With attractive yields on treasury bills proving to be a major magnate, the total value of capital imported into the country in the third quarter (Q3) of 2017 more than doubled, rising by 147.5 percent year-on-year to $4.145 billion on growing appetite by portfolio investors in Nigerian securities.
The capital importation into Nigeria in 2017 Q3 recorded a substantial increase compared to the past few quarters, as the economy continued to recover from recession following its exit in Q2 2017.The total capital imported in the third quarter was recorded at $4,145.1 million, more than double the inflow in the second quarter of this year, representing an increased value of 147.5% on a year on year basis.
This inflow of capital in Q3 2017 is the first time since the beginning of 2015 that capital hit over $4,000 million in a quarter. The boom in capital importation in Q3 2017 was mainly driven by significant growth in both Portfolio Investment and Other Investment.
Figure 1: Capital Importation (2015 Q1 – q2 2017Q3)
Capital Importation by Type
Capital Importation can be divided into three main investment types: Foreign Direct Investment (FDI), Portfolio Investment and Other Investments, each comprising various sub-categories. Portfolio Investment, which was recorded at $2,767.4 million in the third quarter of 2017, remained the largest component of capital import and contributed to 67% of the total amount.
This component expanded faster than the other two main categories with a year on year growth rate of 200.7%. Foreign Domestic Investment recorded $117.6 million which fell by 65.5% year on year while Other Investment increased by 124.55% compared to 2016 Q3. Although Other Investment in 2017 Q3 more than doubled the value in the third quarter of 2016 from $516.2 million to $1,260.1 million, it remained about 30% of the total capital importation.
Figure 2: Capital Importation Composition 2016 Q3 & 2017 Q3
Foreign Direct Investment (FDI)
The total amount of FDI during the quarter was recorded at $117.6 million, which declined by 57.14% compared to the previous quarter and 65.48% compared to 2016 Q3 due to the fall in both Equity and Other Capital investment. This category of capital investment showed a surprising decrease in value when both Portfolio Investments and Other Investment grew strongly over the third quarter. Capital import in the form of Equity recorded $117.5 million and remained the majority of total FDI in the third quarter of 2017 while Other Capital fell from 0.3 to 0.13 million dollars from the second to the third quarter.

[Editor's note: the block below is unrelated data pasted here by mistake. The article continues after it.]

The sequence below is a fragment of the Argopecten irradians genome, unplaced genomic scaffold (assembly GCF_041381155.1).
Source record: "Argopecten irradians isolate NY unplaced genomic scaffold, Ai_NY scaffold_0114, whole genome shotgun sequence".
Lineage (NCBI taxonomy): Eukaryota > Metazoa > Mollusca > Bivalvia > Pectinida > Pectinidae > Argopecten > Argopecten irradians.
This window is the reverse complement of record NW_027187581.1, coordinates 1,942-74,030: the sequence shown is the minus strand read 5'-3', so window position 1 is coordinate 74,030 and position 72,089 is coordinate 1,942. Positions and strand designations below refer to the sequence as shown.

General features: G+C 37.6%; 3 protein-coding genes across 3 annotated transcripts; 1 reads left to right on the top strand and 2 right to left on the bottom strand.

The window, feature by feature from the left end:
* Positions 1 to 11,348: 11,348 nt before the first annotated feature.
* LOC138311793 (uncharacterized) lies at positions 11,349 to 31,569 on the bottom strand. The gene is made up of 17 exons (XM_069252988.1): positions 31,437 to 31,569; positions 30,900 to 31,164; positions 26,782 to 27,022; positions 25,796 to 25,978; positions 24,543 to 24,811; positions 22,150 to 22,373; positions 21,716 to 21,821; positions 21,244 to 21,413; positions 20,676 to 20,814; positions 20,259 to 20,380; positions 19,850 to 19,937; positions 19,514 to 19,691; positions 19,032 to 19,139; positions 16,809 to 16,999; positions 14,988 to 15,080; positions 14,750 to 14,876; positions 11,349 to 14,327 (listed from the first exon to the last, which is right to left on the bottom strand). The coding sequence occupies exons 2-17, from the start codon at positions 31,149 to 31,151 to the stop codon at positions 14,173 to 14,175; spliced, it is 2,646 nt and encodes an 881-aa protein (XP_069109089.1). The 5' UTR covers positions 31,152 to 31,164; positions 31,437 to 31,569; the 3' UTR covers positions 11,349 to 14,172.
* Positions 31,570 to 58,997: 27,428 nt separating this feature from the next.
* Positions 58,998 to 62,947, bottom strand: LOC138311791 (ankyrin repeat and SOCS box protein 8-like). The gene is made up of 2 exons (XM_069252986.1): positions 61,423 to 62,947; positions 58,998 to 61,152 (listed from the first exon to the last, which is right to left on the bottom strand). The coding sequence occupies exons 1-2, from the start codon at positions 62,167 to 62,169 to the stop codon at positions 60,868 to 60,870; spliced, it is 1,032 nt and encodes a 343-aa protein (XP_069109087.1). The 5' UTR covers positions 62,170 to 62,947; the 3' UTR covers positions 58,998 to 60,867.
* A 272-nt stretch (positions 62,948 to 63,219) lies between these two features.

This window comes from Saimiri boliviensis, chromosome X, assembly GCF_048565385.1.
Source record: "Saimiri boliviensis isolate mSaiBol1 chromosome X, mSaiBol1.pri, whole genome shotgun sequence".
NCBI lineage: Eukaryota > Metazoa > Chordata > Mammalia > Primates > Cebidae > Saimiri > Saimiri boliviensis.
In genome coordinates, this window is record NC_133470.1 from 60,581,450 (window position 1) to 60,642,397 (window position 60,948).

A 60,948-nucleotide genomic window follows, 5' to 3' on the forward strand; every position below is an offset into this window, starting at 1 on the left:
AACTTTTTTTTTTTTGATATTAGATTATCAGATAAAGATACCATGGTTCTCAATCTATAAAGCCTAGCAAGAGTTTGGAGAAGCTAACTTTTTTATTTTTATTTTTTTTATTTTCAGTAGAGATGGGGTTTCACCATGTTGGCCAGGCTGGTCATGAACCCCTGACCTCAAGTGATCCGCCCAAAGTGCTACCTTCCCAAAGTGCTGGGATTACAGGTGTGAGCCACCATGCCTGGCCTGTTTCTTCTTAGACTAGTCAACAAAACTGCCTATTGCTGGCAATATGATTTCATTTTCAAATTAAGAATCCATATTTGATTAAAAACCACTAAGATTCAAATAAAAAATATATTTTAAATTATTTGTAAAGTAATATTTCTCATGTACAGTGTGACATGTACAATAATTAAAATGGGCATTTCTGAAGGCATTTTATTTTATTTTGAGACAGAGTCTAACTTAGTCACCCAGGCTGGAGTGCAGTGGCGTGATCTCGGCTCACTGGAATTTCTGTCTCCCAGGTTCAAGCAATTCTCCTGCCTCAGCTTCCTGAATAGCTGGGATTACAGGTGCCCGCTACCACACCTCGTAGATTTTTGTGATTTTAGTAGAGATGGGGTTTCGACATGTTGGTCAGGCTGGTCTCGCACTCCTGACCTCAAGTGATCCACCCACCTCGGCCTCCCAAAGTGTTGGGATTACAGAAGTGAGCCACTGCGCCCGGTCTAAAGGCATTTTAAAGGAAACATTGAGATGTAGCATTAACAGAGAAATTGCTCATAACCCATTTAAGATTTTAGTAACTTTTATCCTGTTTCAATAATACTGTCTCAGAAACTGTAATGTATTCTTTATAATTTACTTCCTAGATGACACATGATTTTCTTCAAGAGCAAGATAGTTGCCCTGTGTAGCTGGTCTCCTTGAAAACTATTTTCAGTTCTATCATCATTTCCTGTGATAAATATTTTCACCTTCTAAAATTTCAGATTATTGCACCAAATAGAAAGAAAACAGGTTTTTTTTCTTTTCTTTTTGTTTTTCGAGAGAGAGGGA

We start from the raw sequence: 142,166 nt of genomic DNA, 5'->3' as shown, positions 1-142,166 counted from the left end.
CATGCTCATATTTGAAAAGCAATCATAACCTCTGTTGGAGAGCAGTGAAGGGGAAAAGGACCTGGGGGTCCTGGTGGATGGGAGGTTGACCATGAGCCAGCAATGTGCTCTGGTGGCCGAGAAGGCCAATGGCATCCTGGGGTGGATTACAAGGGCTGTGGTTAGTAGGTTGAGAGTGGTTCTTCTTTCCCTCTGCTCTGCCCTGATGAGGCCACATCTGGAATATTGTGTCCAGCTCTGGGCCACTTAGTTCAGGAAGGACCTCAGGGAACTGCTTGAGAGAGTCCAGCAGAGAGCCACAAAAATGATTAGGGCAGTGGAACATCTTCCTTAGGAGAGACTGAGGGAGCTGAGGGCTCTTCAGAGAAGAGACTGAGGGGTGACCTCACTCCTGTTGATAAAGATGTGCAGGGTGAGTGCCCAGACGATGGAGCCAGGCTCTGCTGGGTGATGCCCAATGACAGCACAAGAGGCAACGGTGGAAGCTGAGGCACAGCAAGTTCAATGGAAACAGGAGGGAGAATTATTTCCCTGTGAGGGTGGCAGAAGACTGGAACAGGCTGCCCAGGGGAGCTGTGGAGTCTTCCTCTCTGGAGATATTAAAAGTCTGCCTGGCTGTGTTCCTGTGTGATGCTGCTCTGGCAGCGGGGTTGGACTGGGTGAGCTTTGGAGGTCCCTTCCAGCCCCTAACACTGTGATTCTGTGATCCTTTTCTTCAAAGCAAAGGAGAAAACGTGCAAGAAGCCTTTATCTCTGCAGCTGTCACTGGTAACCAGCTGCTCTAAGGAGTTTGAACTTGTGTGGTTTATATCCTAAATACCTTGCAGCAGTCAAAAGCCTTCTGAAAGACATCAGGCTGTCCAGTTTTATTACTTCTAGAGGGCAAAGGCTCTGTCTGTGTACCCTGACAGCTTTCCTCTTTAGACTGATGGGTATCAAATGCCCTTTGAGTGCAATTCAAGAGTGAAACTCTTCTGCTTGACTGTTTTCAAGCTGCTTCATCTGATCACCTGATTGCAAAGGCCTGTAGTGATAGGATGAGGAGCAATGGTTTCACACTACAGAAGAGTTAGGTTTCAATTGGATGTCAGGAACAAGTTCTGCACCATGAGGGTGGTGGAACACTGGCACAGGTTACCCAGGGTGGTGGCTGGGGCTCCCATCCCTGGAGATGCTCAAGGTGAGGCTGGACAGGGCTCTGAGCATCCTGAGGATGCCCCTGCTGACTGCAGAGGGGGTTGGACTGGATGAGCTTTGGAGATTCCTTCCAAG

Portfolio Investment in the third quarter more than tripled the figure of the second quarter of the same year, hitting $2,767.3 million. This figure was 200.7% higher than the same quarter in 2016 which was recorded $920.32 million. The boom of Portfolio Investment was driven by strong growth of Equity and Bonds and a dramatic capital investment increase in the form of Money Market Instruments.
Other Investment accounted for 30% of the total capital importation in the third quarter of 2017. This category of capital import also grew substantially by 124.55% year on year and by 68.58% quarter on quarter, although not as fast as Portfolio Investment. The $1,260.1 million Other Investment was mainly in the form of Loans, which hits $956.7 million in the third quarter. Other Claims also increased notably to $302.9 million.
Figure 3: Capital Importation by Category – (2016 Q1- 2017 Q3)
Capital Importation by Sector
Capital is either imported in the form of Shares or directly imported by different sectors of the economy. Share capital investment, which is closely related to Equity investment (FDI and Portfolio) was largely responsible for the huge increase in capital importation during the quarter.